Maltese medics announce industrial action
The Maltese Medical Association (MAM) announced doctors would begin industrial action on Monday to protest the transfer of hospital services. Services at Karen Grech, Luga and Gozo General hospitals will be transferred from current provider VGH to Steward Healthcare.
MAM argues the government has not given the agreed amount of notice. MAM wants the government Financial Services Authority to investigate where the €60 million given to VGH went before any transfer goes ahead. MAM has not indicated what form the industrial action will take.
Iranian sugar workers continue strikes and demonstrations over pay
Sugar workers at the Haft Tapeh sugar refining factory in Sush, Iran, are continuing their struggle for wages unpaid since July last year. On January 15, a worker who had spoken out against the company at demonstration at the factory was beaten by masked men on his way home. The next day he was arrested.
Strike by Israeli teachers in Jerusalem
Teachers in elementary schools, preschools and junior high schools in Jerusalem held a two-hour strike on Monday in response to an attack on a teacher by a parent. The attack took place Friday of last week at the Tali Gilo elementary school.
South Africa: Durban University striking workers attacked
Security guards fired rubber bullets injuring 16 striking workers and two students at Durban University of Technology (DUT).
Up to 70 percent of staff at DUT, in the National Education‚ Health and Allied Workers’ Union (NEHAWU), the Tertiary Education National Union of SA and the National Tertiary Education Union, struck to demand a 10 percent wage rise. Management refuse to negotiate, with a static offer of 6 percent.
Also on strike this week were NEHAWU members at Kimberley’s Sol Plaatje University, demanding a 10 percent wage increase and a 100 percent bonus raise.
Members of the National Union of Metalworkers of South Africa continued their week-long strike alongside NEHAWU members at Witwatersrand University. Workers are demanding a 12 percent pay rise while the university has offered 8 percent.
An agreement was reached between NEHAWU and the University of South Africa to give security guards a 20 percent pay rise, while the rest of NEHAWU’s lowest paid members will only get between 6.5 and 8.5 percent increase. Contract workers with 15 years or more experience will be made permanent.
Togo health sector workers strike
Togo health workers took strike action on Wednesday, to demand more equipment and nursing staff. The Union of Hospital Practitioners of Togo will be on their second strike this month, following a three-hour sit-down strike in early January.
Primary and public school teachers were also on strike, demanding an increase in their wages, while students are protesting a sharp rise in tuition fees. There is mounting opposition to the government and calls for the resignation of President Faure Gnassingbe.
Nigerian maritime workers threaten strike over dangerous infrastructure
Nigerian dockworkers threatened to strike on February 5 if potholes in the approach roads to ports such as Lagos, Port Harcourt, Calabar and Warri are not filled. A strike was called off in May last year, but since then workers have been killed on the Oshodi-Apapa dual carriageway.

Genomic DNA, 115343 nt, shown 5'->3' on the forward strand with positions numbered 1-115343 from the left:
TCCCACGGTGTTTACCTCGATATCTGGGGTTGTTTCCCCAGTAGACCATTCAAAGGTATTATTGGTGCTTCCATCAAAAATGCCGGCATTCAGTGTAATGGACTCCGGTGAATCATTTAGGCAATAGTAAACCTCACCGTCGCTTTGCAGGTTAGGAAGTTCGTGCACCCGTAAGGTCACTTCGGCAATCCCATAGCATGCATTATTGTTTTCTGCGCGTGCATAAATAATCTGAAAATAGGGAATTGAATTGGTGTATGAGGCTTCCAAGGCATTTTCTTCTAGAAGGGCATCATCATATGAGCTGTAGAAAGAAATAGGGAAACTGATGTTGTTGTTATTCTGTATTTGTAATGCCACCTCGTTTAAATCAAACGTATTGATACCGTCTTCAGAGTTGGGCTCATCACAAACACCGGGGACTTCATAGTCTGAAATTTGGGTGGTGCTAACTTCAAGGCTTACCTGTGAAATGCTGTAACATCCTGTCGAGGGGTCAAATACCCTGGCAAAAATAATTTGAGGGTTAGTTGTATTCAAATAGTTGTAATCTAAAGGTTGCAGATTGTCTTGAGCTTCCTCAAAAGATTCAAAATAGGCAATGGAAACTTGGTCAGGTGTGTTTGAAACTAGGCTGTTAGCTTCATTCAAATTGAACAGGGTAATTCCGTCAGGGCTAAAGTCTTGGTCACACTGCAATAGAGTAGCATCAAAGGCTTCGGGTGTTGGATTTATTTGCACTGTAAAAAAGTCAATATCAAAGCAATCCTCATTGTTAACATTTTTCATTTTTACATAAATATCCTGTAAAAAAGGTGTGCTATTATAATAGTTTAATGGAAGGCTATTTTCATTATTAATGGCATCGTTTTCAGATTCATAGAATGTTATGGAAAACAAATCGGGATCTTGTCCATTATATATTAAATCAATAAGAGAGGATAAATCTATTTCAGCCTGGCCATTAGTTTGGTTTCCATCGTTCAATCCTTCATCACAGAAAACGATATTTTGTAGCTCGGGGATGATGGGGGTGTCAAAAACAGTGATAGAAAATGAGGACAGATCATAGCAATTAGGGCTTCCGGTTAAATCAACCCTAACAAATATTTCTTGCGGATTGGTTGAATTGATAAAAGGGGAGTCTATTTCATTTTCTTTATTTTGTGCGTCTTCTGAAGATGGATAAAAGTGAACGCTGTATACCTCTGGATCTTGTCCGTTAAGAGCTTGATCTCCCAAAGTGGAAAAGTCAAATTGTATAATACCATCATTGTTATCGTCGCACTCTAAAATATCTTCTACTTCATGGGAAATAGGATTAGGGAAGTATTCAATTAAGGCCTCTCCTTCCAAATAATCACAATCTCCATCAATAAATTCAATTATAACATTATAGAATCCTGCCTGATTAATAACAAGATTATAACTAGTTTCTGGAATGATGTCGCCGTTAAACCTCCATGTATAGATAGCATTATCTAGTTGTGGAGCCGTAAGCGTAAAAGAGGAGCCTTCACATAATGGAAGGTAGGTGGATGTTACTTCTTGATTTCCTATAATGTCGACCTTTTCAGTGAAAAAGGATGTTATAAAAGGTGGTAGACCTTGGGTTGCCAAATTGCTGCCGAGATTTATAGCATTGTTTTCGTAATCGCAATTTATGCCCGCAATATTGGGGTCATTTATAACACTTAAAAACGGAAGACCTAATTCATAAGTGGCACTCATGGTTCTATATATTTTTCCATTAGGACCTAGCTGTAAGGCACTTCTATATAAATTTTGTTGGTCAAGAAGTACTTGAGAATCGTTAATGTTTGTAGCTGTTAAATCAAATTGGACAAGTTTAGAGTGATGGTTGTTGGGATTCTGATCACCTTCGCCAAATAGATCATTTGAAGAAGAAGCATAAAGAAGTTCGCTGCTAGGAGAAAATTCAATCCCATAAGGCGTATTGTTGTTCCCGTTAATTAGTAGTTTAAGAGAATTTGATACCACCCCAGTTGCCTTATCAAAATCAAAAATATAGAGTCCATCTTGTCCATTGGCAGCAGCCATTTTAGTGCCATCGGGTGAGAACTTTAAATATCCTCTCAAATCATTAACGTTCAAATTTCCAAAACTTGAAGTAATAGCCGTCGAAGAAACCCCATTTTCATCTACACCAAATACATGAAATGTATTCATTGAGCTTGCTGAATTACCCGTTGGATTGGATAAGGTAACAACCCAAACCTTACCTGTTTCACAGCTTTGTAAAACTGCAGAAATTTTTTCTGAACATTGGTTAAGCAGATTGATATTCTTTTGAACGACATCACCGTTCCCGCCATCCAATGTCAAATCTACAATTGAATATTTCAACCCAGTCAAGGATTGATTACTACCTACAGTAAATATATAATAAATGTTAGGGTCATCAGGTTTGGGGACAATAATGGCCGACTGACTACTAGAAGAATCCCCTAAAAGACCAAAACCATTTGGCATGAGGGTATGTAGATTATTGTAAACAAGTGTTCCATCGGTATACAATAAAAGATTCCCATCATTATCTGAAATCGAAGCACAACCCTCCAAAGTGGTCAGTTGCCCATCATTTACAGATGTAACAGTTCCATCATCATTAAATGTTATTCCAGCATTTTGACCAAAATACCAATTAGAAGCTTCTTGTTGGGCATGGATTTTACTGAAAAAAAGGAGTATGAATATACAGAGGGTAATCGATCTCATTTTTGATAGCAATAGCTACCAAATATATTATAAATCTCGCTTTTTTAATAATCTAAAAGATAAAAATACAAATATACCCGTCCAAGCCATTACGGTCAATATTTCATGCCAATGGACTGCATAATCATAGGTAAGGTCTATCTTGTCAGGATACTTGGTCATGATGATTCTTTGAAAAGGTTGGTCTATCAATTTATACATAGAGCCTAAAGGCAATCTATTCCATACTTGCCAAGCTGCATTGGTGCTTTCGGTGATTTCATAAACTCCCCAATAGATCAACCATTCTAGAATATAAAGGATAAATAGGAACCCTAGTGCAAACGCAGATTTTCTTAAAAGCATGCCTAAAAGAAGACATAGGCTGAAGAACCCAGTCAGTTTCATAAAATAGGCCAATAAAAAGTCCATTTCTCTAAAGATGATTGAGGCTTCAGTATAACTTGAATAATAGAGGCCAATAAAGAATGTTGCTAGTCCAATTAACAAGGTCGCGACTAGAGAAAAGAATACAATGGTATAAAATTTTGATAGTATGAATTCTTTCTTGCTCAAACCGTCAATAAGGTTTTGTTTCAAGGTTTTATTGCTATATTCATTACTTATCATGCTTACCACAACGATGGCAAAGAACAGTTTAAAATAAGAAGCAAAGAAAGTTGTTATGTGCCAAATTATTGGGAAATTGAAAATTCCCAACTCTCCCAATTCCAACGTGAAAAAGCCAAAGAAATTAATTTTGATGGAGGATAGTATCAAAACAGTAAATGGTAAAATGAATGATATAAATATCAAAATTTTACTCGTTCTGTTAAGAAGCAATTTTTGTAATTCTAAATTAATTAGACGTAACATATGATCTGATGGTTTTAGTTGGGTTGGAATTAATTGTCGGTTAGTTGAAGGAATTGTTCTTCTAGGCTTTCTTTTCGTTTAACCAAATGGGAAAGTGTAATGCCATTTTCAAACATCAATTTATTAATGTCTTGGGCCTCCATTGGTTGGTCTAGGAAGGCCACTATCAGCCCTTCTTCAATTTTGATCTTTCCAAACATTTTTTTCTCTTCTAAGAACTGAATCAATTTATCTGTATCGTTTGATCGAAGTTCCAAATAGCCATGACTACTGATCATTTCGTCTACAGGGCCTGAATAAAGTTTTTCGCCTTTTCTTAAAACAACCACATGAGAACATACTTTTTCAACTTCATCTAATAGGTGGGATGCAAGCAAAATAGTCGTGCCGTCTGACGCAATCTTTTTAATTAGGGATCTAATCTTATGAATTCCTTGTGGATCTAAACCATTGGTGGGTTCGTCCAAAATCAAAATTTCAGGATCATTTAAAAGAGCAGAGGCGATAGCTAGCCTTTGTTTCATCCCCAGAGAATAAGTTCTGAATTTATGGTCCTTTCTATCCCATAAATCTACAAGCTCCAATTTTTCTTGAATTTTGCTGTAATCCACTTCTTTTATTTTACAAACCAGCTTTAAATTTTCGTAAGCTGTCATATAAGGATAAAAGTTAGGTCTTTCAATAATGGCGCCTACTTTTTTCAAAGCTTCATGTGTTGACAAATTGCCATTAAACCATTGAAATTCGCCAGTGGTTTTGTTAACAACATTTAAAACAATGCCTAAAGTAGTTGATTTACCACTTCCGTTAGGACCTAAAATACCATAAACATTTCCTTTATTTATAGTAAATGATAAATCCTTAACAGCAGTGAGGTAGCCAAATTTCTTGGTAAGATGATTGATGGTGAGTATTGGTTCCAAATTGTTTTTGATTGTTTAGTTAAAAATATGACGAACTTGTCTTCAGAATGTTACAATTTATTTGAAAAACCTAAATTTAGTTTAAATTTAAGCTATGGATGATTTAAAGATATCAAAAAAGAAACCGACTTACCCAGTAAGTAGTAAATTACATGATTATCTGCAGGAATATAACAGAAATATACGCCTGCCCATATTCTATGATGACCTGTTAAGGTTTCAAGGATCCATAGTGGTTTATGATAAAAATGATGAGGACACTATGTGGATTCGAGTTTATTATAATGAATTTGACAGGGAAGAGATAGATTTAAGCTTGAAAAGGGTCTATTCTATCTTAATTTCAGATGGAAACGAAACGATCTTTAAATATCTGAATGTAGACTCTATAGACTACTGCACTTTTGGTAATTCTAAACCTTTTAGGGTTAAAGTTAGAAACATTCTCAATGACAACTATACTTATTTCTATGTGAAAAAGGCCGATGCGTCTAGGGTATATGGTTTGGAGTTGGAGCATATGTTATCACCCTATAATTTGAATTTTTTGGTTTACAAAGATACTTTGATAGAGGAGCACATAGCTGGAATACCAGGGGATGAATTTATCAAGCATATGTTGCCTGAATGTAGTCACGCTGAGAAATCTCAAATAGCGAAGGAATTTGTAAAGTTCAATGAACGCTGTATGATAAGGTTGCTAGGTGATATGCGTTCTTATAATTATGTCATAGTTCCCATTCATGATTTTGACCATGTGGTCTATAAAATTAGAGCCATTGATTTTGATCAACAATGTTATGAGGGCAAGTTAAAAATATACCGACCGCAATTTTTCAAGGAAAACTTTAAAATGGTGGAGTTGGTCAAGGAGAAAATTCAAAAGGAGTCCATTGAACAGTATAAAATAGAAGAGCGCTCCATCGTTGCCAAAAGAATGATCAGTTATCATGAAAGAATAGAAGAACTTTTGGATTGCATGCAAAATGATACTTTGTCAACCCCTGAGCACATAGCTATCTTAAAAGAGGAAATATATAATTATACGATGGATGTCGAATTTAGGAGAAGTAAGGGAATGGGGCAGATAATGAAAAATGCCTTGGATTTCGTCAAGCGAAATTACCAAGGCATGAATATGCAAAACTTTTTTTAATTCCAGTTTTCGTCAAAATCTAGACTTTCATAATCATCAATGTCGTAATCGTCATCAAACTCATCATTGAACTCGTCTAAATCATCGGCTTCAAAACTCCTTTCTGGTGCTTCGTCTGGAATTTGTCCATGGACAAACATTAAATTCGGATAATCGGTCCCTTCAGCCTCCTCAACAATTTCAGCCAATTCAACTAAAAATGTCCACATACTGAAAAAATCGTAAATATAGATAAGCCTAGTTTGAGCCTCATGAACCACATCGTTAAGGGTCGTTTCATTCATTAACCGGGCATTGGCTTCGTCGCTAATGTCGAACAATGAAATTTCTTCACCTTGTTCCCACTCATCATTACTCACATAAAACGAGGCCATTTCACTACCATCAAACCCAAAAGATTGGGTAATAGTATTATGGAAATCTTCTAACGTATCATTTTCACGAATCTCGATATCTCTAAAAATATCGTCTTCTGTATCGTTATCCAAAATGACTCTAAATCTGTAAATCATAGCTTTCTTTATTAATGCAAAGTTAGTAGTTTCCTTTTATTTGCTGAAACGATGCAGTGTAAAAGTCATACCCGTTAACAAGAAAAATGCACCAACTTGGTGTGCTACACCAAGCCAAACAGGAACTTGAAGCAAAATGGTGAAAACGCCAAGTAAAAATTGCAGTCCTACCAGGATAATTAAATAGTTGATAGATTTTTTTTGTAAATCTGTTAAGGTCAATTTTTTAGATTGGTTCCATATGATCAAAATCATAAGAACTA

Members of the Maritime Workers Union of Nigeria are threatening national strike action unless the government diverts all vehicles to the Oshodi-Apapa approach, to permit road repairs.
Nigerian Population Commission workers strike suspended
The National Population Commission (NPC) of Nigeria’s three-week strike was called off Monday after the intervention of the National Labour Congress and Trade Union Congress. A meeting scheduled for Tuesday between the presidents of the two union bodies and the government was cancelled.
Workers who are protesting the reappointment of the director general are calling for an investigation into the finances of the NPC and demanding improved working conditions.
Nigerian research workers continue strike
Workers at the Rubber Research Institute of Nigeria, Iyanomo, Edo State demonstrated as part of their nationwide strike since November of last year. Their demands include the payment of 12 months’ salary arrears, retirement at 65 years, and increased research funding.
They are members of the Non-Academic Staff Union (NASU) and Academic Staff Union of Research Institutes (ASURI).
Nigerian Labour Congress orders workers back to work
The Nigerian Labour Congress, alongside other unions, ordered striking workers back to work in Oyo State after a seven-day followed by a three-day warning strike. The unions went into negotiations with state officials on Friday last week and met again on Wednesday.
The public sector workers took solidarity action in support of a 13-week strike of workers in the tertiary institutions and the sacking of 256 workers at the Ladoke Akintola University Teaching Hospital. They are owed well over a year’s wages, and pensioners have not been paid for nearly five years.
The state chairman of the NLC said the meetings had expressed the “sincerity of the government to resolve the dispute.” A week earlier, the state governor referred to the strike as “illegal, unwarranted and unjustifiable”, adding, “[S]uch moves must be stopped.”
Nigerian non-academic unions continue two-month strike
Nigerian workers in 84 universities are continuing their indefinite strike, ongoing for nearly two months under the aegis of the Joint Action Committee.
The national strike, which began on December 4, concerns several outstanding issues, including N66 billion (US $183.5 million) in allowances and unfair distribution of funds towards a wages settlement.